General information

Publication status: Published
MoE publication type: A1 Journal article-refereed
Organisations: Computational Science X (CompX), Neuropharmacology Div., ISF College of Pharmacy
Contributors: Sharma, V., Bala, A., Deshmukh, R., Bedi, K. L., Sharma, P. L.
Number of pages: 7
Pages: 239-245
Publication date: Apr 2012
Peer-reviewed: Yes

Publication information

Journal: PHARMACOLOGY BIOCHEMISTRY AND BEHAVIOR
Volume: 101
Issue number: 2
ISSN (Print): 0091-3057
Ratings: 
  • Scopus rating (2012): CiteScore 4.7 SJR 1.197 SNIP 0.913
Original language: English
ASJC Scopus subject areas: Biochemistry, Clinical Biochemistry, Pharmacology, Toxicology, Behavioral Neuroscience, Biological Psychiatry
Keywords: Alzheimer's disease, Cognitive dysfunction, Oxidative stress, Phosphodiesterase4, RO-20-1724, Streptozotocin
Source: Scopus
Source ID: 84857569798

Research output: Contribution to journalArticleScientificpeer-review

Significance of graph theoretic measures in predicting neuronal network activity

One of the most prominent patterns of activity observed in developing cortical neuronal networks in vitro is network-wide spontaneous bursting (Wagenaar et al. 2005). In this work, we study computationally the spontaneous emergence of bursts and the effect of network structure on burst shape and frequency. Recent computational structure-function approaches show the effect of, e.g., second-order connections (Zhao et al. 2011) and degree distribution widths (Roxin 2011) on activity patterns. We aim to study a wider set of graph-theoretical measures using networks with identical in-degree distributions. We apply a biophysically plausible point-neuron model of a cortical cell (Golomb et al. 2006). The model network consists of a small (N=100) number of neurons, both excitatory pyramidal neurons and inhibitory interneurons. A model of short-term depression (Golomb and Amitai 1997) is used for glutamatergic synapses. The activity simulation is run over a wide set of classes of network structure. To quantify the structure of the network, we consider graph theoretical measures such as clustering coefficient, geodesic path length, node-betweenness and occurrence of different motifs. We restrict to unweighted bidirectional graph representation, hence the synaptic weights between the neurons are uniform. We study the significance of different graph theoretic measures using a prediction framework: How well can a bursting property, such as burst duration or frequency, be estimated using various measures of structure as attributes? We show that the prediction of bursting properties is improved by taking one or more of the aforementioned measures as prediction attributes. It is best improved when the prediction is based on the clustering coefficient or occurrence of the most highly connected motifs. We confirm the results using a noise-driven LIF model with short-term depression (Tsodyks et al. 2000). We conclude that the significance of measures of clustering is prominent compared to other measures of structure.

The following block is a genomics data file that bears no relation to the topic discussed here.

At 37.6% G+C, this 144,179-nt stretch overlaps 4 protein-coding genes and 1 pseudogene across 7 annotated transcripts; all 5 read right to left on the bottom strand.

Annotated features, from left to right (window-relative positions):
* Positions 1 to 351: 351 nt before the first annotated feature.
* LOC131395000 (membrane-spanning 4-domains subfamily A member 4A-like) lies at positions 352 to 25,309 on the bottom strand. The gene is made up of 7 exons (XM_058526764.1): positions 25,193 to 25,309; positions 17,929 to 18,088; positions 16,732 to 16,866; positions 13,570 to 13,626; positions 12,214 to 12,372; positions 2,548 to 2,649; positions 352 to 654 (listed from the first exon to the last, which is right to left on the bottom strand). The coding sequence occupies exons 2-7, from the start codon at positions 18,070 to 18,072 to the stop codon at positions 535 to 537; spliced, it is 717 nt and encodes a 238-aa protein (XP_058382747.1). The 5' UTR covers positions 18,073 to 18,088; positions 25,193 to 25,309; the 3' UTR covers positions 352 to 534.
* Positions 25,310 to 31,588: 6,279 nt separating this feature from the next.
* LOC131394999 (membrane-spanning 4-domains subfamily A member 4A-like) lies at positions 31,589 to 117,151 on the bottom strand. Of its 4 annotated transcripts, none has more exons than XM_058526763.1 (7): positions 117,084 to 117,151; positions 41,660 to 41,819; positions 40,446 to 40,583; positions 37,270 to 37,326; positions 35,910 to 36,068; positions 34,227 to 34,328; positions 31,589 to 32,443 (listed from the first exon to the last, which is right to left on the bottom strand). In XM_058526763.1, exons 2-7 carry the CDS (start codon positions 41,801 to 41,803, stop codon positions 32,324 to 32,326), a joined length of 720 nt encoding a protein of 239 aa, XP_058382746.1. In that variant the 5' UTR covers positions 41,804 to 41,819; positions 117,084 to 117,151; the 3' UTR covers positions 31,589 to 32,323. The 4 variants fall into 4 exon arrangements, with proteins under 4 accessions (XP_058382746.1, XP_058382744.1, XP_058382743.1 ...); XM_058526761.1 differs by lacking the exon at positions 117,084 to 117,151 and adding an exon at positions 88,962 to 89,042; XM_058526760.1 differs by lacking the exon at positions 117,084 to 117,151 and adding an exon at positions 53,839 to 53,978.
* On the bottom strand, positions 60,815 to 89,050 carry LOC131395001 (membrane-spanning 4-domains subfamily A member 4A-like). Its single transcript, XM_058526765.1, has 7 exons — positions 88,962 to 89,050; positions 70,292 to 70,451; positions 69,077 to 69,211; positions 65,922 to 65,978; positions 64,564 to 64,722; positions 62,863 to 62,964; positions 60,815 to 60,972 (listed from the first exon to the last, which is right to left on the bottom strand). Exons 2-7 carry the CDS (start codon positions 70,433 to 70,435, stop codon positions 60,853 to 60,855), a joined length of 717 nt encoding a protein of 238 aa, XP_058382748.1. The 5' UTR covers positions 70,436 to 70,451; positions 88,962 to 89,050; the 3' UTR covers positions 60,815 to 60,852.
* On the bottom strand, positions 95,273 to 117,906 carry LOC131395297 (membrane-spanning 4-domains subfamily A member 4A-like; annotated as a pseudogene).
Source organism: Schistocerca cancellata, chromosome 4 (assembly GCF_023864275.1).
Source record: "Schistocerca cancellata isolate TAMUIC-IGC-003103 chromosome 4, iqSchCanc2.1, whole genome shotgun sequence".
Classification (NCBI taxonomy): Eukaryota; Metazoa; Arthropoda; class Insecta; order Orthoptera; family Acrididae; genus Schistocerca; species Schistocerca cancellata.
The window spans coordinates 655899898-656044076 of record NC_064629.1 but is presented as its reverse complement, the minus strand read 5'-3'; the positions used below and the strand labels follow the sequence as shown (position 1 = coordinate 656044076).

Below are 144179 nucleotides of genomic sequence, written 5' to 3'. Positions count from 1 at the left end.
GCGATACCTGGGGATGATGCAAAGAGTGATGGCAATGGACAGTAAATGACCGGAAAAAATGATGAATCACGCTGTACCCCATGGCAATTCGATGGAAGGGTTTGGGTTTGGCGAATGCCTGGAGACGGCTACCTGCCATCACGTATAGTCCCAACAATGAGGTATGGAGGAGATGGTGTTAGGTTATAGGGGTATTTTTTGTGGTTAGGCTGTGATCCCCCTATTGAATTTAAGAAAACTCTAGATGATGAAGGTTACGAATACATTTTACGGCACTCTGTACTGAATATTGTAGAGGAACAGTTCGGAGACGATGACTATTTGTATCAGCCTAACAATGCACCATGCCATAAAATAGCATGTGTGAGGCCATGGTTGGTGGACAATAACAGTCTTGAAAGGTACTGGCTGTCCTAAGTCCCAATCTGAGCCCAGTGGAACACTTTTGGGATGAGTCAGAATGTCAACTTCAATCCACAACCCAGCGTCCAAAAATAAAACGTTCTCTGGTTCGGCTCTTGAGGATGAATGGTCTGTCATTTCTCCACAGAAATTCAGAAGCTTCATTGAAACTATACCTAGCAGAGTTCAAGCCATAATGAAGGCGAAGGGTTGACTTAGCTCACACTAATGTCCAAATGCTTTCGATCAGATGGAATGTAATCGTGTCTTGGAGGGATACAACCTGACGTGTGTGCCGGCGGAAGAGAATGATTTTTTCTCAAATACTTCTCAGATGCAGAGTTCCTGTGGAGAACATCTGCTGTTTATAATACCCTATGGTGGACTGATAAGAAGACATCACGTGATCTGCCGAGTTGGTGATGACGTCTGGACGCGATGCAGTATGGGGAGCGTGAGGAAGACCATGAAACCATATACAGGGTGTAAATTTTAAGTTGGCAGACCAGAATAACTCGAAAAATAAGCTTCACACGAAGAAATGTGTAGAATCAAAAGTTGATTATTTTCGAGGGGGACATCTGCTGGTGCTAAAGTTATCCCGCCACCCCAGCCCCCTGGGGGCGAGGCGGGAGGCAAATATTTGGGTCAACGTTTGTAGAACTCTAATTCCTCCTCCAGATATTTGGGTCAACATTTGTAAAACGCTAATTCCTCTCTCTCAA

General information

Publication status: Published
MoE publication type: A4 Article in a conference publication
Organisations: Department of Signal Processing, Faculty of Biomedical Sciences and Engineering, Research group: Computational Neuro Science-CNS, Research group: Computational Neuro Science-CNS
Contributors: Mäki-Marttunen, T. M., Acimovic, J., Ruohonen, K. P., Linne, M.
Number of pages: 1
Pages: 55-55
Publication date: 23 Feb 2012

Host publication information

Title of host publication: Proceedings of The 9th annual Computational and Systems Neuroscience meeting (COSYNE 2012)
Place of publication: Salt Lake City
Article number: I-15
ASJC Scopus subject areas: Cellular and Molecular Neuroscience, Neuroscience (miscellaneous), Applied Mathematics

Research output: Chapter in Book/Report/Conference proceedingConference contributionScientificpeer-review

Inhibition of Casein kinase-2 induces p53-dependent cell cycle arrest and sensitizes glioblastoma cells to tumor necrosis factor (TNFα)-induced apoptosis through SIRT1 inhibition